Mark Taper Forum
at the Music Center
downtown Los Angeles
star in David Mamet's 'Oleanna'
I was in graduate school when David Mamet's "Oleanna" premiered in 1994, and it was one of those plays that had everyone talking: who's 'right'? The arrogant male professor, or his naive, self-righteous female student? At the time, you'll recall that 'Political Correctness' and 'Sexual Harassment' had yet to become things anyone with a shred of sensitivity could comfortably joke about. If they've more or less evolved into punchline material now 15 years on, it's because we appear to have learned the lessons of the era--about being a little more aware of the words we choose, the jokes we tell, and the way we touch and look at others--pretty thoroughly: just ask Don Imus and Michael Richards.
"Oleanna" is, in a sense, Mamet's early-90's, dystopian vision of where the 'political correctness' movement was taking us: John, a professor on the verge of tenure (Bill Pullman) meets in his office with Carol, a female student who's having trouble in his class (Julia Stiles). She complains that she doesn't understand his teaching and worries that she will flunk his class. Fearing that his work and lectures are becoming inaccessible, he offers to help her in one-on-one sessions. In the course of explaining some of his ideas, he references a study of sexual behavior, utters the words "I like you," and at one point, seeing she is upset, attempt to put his arm around her.
These fleeting moments take on a "Rashomon"-like quality in the play's second and third acts: she levels charges of sexual harassment against him, which puts his pending tenure confirmation and home purchase in jeopardy. Hilarity doesn't exactly ensue (far from it), but mayhem of various kinds certainly does.
I saw a production of "Oleanna" back in the '90's, directed by Mamet himself, and while I remember thinking that both characters were reprehensible, I also remembered that their clash was pretty balanced. Carol made some good points: John WAS pedantic. His actions could be construed as smarmy. He did appear to be trying to bribing her with a high grade in exchange for, if not sex, certainly a few hours of her undivided attention. At the same time, Carol's charges were blown out of all proportion, and her naivete drove her to vengeful extremes.
Now, fifteen years on, and eighteen after the Anita Hill hearings, the current production feels a bit like a period piece: when the big accusations fly (she equates his offer of help and subtle physical overtures with rape), we feel like we've heard it all before, found a point of compromise, and moved on. The opening night audience was clearly not in Carol's corner: there was audible, and contemptuous laughter at some of her grander proclamations, and when Pullman finally tells her to "Get the fuck out of my office," there was scattered applause.
The characterizations skew the play further in John's favor: Pullman is a skilled actor, and a master of Mamet's stylized language. For once all the ellipses and half-thoughts make sense: John is already feeling the walls closing in from the opening moments, fielding call after desperate call from his wife and real estate agent, and can barely finish a thought. Always likable on film, his warmth is even more palpable in person: throughout, we can feel his natural desire to do right by everyone--the hectoring voices on the phone, the administration, his students, Carol herself--even as he stumbles, badly and irrevocably, in the process.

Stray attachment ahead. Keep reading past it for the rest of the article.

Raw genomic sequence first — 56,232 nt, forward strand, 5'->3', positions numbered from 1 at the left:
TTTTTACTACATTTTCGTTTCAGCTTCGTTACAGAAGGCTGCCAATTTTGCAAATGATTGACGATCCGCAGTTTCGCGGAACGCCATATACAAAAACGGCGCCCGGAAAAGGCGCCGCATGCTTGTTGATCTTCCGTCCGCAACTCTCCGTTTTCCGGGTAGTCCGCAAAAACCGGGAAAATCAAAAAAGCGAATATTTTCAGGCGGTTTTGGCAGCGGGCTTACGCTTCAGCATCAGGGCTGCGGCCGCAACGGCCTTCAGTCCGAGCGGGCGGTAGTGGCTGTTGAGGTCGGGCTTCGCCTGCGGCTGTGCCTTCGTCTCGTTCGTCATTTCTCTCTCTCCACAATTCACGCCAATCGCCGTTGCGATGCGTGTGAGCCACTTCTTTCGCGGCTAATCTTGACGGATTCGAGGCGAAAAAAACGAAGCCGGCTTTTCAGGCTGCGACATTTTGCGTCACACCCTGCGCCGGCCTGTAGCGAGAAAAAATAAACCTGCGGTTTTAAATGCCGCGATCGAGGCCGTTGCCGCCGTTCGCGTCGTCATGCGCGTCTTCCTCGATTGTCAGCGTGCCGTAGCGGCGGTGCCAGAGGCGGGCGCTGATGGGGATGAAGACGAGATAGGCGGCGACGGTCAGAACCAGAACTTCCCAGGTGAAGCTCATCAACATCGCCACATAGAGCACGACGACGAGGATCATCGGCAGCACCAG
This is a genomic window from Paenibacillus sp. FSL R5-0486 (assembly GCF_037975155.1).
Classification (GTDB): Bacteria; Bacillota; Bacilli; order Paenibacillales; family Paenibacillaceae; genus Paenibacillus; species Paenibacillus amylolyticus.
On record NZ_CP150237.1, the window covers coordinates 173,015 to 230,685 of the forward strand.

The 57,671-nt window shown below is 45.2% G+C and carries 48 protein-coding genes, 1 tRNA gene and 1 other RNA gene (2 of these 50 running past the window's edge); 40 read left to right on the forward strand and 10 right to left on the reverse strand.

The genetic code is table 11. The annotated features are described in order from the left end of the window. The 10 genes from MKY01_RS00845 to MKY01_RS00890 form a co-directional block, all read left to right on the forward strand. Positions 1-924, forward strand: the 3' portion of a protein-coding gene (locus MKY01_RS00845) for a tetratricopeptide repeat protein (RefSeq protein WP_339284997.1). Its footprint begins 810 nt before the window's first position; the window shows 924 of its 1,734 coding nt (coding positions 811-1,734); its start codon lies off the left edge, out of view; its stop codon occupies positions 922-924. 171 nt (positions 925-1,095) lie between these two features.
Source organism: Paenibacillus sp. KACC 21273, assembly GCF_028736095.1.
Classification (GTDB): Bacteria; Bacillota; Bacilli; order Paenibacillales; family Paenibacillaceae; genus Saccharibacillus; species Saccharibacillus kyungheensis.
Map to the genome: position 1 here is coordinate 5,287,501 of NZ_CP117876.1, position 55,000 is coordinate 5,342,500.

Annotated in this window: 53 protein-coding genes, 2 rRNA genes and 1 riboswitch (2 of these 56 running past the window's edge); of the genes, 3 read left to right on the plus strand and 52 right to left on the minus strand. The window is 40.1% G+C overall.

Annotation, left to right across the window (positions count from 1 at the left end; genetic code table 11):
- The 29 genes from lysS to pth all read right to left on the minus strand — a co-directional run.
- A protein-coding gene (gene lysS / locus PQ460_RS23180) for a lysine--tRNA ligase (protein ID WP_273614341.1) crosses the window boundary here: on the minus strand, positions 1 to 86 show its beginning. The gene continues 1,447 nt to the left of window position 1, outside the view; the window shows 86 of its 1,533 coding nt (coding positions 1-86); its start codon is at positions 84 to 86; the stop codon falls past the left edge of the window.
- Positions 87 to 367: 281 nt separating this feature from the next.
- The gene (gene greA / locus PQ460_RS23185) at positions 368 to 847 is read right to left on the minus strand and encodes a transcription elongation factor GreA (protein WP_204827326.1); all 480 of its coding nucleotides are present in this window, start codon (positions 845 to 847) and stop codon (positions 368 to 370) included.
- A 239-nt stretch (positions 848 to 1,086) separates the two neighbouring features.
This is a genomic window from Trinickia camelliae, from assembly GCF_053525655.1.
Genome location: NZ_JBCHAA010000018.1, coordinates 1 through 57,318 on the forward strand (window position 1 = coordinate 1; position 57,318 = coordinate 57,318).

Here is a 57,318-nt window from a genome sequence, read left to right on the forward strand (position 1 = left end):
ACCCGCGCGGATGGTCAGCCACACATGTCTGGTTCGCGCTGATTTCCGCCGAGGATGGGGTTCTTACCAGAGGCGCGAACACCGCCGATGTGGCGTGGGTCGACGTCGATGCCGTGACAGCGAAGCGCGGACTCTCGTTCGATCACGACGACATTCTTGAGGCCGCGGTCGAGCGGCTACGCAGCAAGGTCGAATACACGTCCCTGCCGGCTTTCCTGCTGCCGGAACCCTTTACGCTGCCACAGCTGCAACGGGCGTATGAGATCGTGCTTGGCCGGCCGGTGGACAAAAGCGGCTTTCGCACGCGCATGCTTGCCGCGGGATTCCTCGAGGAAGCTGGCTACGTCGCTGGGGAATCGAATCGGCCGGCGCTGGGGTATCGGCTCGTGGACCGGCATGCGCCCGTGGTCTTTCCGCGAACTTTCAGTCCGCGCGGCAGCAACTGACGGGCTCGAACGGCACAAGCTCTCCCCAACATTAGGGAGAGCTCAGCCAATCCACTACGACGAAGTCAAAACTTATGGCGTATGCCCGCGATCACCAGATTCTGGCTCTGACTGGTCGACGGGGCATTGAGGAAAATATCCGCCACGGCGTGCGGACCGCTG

Stiles, however, seems slightly miscast: despite having played the role once before, she seems too poised, too together, altogether too confident to seem legitimately threatened by Pullman (Aaron Eckhart, a significantly more imposing, and more naturally-devious actor than Pullman, played John opposite Stiles in the previous production: could that have been a better matchup?). Carol's counterattack on John in the second act, then, feels almost arbitrary.
By the end, this Carol seemed coldly calculating--almost an Iago figure--rather than a vulnerable woman finding a legitimate voice with which to fight back against her oppressor. The character makes repeated references to a life of hard knocks and economic hardship, but on the night, with her clear skin, flowing blond locks, and trendy outfits, Stiles came across more as the product of privilege and a good health insurance plan.
It's possible that this slightly sinister take on Carol may be a bold choice by Stiles, and by the director, Doug Hughes, as if they are daring their Los Angeles audience of deep-blue, artistic types to cheer for the straight, white guy in power, despise the articulate champion of feminism who takes him down, and then feel guilty for it afterwards. If that's the case, it doesn't quite work: lacking much motivation or vulnerability, Carol, already a tough role, becomes almost inhuman in this formulation, and the character's seams as a theatrical contrivance start to show. It then becomes too easy to write her off, side with John, and reduce "Oleanna"--unfairly, I think--to a cautionary tale about the dangers of opportunistic young women who game the Sexual Harassment system.
Nevertheless, it's an engaging, at times lacerating evening, and the crushing climax, which in the '90's production felt to me like clunky playwriting, is now genuinely horrific, thanks mostly to Pullman's finely-modulated descent into despair. It's clear that Mamet had an ax to grind with this play; he's got a beef with academia; a beef with classism and sexism, and perhaps most obviously, a beef with the dehumanizing, muzzling effect of Political Correctness. He seems to have written "Oleanna" to warn us of the monsters he believed we were on the verge of becoming some fifteen years back. We haven't yet, thank God, and, dated though it may seem, we may in part have "Oleanna" to thank for that.
- Andrew Heffernan